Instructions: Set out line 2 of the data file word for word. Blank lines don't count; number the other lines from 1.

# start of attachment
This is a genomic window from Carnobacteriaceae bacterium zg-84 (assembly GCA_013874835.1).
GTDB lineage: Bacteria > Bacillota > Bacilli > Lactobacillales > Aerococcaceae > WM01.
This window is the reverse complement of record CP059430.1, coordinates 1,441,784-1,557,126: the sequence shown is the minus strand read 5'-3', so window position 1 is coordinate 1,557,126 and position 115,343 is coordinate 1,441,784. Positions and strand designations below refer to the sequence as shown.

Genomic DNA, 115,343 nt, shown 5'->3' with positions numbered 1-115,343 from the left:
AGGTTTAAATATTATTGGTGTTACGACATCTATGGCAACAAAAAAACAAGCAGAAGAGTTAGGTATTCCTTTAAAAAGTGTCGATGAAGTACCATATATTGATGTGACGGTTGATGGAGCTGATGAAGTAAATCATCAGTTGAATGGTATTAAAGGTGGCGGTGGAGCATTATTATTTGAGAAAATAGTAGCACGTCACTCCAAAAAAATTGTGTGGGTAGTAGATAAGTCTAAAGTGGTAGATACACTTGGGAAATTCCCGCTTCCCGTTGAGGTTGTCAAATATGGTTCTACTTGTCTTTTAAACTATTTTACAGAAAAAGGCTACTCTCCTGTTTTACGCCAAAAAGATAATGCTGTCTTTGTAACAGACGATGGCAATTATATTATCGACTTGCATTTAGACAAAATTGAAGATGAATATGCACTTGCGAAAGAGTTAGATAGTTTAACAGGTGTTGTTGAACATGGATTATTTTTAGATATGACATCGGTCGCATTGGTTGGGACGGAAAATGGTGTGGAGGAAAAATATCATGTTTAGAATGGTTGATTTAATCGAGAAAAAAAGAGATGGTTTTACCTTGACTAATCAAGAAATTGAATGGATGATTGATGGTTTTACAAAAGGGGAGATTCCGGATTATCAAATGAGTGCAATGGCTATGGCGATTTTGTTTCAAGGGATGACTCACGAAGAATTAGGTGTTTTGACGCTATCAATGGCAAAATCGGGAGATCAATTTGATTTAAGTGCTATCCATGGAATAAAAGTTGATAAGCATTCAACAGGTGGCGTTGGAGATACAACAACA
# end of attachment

GTDB lineage: Bacteria > Bacillota > Bacilli > Lactobacillales > Aerococcaceae > WM01.